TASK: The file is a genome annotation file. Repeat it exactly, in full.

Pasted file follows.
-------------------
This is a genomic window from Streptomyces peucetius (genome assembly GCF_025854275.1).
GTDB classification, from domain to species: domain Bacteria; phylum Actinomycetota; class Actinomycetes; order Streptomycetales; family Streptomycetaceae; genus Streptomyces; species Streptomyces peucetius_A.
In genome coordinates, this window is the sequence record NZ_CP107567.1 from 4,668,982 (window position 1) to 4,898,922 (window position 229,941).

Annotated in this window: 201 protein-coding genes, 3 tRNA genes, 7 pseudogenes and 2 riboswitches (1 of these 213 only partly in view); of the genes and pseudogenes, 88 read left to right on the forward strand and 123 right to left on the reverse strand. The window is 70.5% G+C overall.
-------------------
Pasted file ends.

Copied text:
This is a genomic window from Streptomyces peucetius (genome assembly GCF_025854275.1).
GTDB classification, from domain to species: domain Bacteria; phylum Actinomycetota; class Actinomycetes; order Streptomycetales; family Streptomycetaceae; genus Streptomyces; species Streptomyces peucetius_A.
In genome coordinates, this window is the sequence record NZ_CP107567.1 from 4,668,982 (window position 1) to 4,898,922 (window position 229,941).

Annotated in this window: 201 protein-coding genes, 3 tRNA genes, 7 pseudogenes and 2 riboswitches (1 of these 213 only partly in view); of the genes and pseudogenes, 88 read left to right on the forward strand and 123 right to left on the reverse strand. The window is 70.5% G+C overall.